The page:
At a grim Passover celebration 2,000 years ago, Jesus suffered and died on the cross as our Passover Lamb. When we place our faith in his sacrificial blood, we too are spared from death. Jesus tasted death on our behalf, so that we can live eternally with him. As believers we can rejoice and draw comfort from these words. “Where, O death, is your victory? Where, O death, is your sting?” The sting of death is sin, and the power of sin is the law. But thanks be to God! He gives us the victory through our Lord Jesus Christ (1 Corinthians 15:55-57).
Through the blood of Christ the power of Satan is broken and we are brought into the dominion of the Son of God. For he has rescued us from the dominion of darkness and brought us into the kingdom of the Son he loves, in whom we have redemption, the forgiveness of sins (Colossians 1:13-14).
Surely as redeemed children of God—children personally redeemed by the Son of God—we have this testimony: His love endures forever.
Response: Father God, I thank you for redeeming me with the sacred blood of Jesus. I have been adopted into your family. You are my heavenly Father. I can never thank you enough. Amen.
Your Turn: Are you living in a new kingdom, under a new king—King Jesus?
Reading: Psalm 135
He struck down the firstborn of Egypt,
the firstborn of people and animals.
He sent his signs and wonders into your midst, Egypt,
against Pharaoh and all his servants.
He struck down many nations
and killed mighty kings—
Sihon king of the Amorites,
Og king of Bashan,
and all the kings of Canaan—
and he gave their land as an inheritance,
an inheritance to his people Israel.
Your name, LORD, endures forever,
your renown, LORD, through all generations.
For the LORD will vindicate his people
and have compassion on his servants (NIV).
Psalm 135 began with a call for the LORD’s people to praise Him. For the LORD has chosen Jacob to be his own, Israel to be his treasured possession.
In today’s reading, the psalmist continues by recounting how Israel came to be God’s treasured possession. It happened as the result of a great cosmic struggle. The descendants of the patriarch Israel (who was also called Jacob) were enslaved in Egypt. There they toiled under cruel taskmasters until by the hand of Moses the LORD sent his signs and wonders into their midst. After ten terrible plagues, Pharaoh finally relented and set God’s people free. Nevertheless, Pharaoh changed his mind and sent his army to pursue Israel. Again at the Red Sea, the LORD intervened. He parted the sea, for His chosen people, but brought it crashing down upon Egypt’s army.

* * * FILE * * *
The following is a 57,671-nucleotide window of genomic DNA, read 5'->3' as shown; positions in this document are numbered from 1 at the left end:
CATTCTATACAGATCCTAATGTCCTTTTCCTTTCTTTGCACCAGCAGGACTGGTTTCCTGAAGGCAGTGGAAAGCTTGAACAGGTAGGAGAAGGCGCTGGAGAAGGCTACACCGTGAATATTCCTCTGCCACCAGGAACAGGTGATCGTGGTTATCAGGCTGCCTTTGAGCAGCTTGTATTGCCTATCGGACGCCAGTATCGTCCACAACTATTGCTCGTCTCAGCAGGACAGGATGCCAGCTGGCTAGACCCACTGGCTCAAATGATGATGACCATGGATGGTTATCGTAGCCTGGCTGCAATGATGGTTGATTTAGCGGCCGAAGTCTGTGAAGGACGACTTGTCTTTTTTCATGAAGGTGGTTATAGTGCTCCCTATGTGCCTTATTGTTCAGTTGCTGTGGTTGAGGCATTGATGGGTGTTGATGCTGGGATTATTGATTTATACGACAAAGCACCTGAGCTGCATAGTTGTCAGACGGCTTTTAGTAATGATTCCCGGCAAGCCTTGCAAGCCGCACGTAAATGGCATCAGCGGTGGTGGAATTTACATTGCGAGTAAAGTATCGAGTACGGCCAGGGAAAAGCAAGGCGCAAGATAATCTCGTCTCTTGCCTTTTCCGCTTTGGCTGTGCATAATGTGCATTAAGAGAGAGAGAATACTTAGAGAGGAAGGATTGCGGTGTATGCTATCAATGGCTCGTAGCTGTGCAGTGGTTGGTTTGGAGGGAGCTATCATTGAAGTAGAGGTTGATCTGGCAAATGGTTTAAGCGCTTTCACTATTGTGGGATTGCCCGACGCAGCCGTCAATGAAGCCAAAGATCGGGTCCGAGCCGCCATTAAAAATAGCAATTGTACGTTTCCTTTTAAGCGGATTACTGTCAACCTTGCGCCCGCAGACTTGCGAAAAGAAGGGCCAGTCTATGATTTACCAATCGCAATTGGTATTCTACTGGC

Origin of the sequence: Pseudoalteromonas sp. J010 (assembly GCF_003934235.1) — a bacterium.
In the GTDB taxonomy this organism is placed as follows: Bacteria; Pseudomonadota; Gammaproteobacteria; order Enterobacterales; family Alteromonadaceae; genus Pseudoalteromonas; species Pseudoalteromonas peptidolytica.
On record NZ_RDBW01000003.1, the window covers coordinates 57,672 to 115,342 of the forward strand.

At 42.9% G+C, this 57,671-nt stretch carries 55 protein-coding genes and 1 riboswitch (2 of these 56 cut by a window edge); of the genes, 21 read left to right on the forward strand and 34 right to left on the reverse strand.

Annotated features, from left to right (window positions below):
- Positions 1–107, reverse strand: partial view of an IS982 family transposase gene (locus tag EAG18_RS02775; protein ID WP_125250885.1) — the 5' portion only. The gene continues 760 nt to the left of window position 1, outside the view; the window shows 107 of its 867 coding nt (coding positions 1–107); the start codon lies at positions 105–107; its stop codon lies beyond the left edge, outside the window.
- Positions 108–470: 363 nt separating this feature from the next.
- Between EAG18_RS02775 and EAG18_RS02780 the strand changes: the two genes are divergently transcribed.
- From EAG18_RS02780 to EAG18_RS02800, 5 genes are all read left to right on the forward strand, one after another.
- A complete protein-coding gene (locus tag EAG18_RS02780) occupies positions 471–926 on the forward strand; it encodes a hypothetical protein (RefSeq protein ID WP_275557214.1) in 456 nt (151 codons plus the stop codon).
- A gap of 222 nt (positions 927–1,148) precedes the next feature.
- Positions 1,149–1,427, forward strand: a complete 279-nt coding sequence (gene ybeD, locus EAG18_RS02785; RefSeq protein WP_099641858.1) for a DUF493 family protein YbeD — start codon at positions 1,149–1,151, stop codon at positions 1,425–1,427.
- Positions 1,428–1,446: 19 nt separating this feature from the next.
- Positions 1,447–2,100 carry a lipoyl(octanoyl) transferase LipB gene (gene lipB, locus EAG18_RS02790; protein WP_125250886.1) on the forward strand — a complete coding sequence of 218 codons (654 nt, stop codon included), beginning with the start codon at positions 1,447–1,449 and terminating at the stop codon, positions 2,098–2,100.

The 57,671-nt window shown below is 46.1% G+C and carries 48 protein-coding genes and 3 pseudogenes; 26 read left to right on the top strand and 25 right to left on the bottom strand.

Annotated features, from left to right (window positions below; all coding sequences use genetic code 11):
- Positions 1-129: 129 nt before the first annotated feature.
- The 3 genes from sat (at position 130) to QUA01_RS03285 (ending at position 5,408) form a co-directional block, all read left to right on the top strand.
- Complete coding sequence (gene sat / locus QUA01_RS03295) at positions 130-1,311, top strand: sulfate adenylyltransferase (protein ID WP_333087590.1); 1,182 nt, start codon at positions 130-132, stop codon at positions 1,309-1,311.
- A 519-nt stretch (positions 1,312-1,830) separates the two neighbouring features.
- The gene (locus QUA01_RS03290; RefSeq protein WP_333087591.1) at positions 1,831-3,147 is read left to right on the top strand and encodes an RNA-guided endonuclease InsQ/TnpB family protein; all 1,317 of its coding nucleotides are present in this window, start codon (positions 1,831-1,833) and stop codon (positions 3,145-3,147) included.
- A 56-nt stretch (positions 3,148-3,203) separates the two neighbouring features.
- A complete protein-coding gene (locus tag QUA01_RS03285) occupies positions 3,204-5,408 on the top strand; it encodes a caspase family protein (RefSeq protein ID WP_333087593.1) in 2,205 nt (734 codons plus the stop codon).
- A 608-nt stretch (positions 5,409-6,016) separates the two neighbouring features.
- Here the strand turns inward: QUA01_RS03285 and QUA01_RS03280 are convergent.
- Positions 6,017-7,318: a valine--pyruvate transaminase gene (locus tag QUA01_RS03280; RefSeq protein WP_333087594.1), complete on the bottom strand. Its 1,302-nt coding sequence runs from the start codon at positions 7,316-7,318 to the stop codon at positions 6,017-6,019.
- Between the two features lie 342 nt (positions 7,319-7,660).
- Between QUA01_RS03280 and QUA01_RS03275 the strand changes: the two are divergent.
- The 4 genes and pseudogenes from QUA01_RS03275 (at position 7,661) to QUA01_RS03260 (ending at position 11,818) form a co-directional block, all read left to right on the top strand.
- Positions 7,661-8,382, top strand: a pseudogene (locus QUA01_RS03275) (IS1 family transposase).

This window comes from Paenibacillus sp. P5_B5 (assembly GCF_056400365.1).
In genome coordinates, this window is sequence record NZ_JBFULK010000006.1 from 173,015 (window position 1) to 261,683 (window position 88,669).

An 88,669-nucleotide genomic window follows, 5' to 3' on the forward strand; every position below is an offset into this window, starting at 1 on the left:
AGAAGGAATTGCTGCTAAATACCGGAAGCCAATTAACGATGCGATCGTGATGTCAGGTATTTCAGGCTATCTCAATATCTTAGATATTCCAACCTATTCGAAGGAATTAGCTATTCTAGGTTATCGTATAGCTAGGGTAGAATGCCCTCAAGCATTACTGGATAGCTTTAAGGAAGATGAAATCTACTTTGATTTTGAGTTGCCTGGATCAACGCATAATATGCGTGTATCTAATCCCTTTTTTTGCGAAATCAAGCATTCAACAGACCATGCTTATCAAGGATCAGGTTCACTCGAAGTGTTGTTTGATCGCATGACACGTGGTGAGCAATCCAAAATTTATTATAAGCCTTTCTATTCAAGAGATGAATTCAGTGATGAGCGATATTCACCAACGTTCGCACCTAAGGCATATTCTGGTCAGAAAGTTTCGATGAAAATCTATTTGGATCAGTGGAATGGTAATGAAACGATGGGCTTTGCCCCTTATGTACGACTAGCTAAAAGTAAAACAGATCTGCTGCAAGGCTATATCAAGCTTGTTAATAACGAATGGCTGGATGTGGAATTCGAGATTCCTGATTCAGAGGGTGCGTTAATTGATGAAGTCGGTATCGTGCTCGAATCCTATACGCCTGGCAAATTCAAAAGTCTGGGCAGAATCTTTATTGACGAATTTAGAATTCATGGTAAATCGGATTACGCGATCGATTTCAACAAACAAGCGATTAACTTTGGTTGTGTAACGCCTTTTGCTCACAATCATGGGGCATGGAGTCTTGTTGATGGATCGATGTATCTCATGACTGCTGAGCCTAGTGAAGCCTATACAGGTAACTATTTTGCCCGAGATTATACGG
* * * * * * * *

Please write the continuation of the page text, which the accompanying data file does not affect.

Make no mistake; you too are part of a great cosmic struggle. You were born into a world that is under the control of Satan. Jesus called our adversary the ruler, or prince of this world (John 16:11). We were born under Satan’s authority and within his domain just as the Hebrew children were born into a state slavery in the land of Egypt. As we grow up, Satan has his taskmasters, who set us to work doing his bidding. It begins as we bow to peer pressure, but soon those things we choose begin to assert control. We can soon find ourselves in a downward spiral, imprisoned by sinful habits.
Only Jesus can liberate us from this bondage. At the cross he paid the full price for our redemption. Crossing the Red Sea foreshadows the New Testament sacrament of baptism. It signals our break with the old life—the old bondage. See 1 Corinthians 10:1-4. We have a new master now. His name is Jesus. He is the great liberator. He liberates us from the bondage of sin, and the taunts of the Accuser, who insists that we will never be good enough. But Jesus is our sufficiency. By his grace we are saved.
Response: Father God, I thank you for liberation. Through Jesus you freed me from the bondage of sin. I am eternally grateful. Fill me with the joy of your salvation. You saved me. Hallelujah! Amen.
Your Turn: Have you been liberated from the bondage of sin?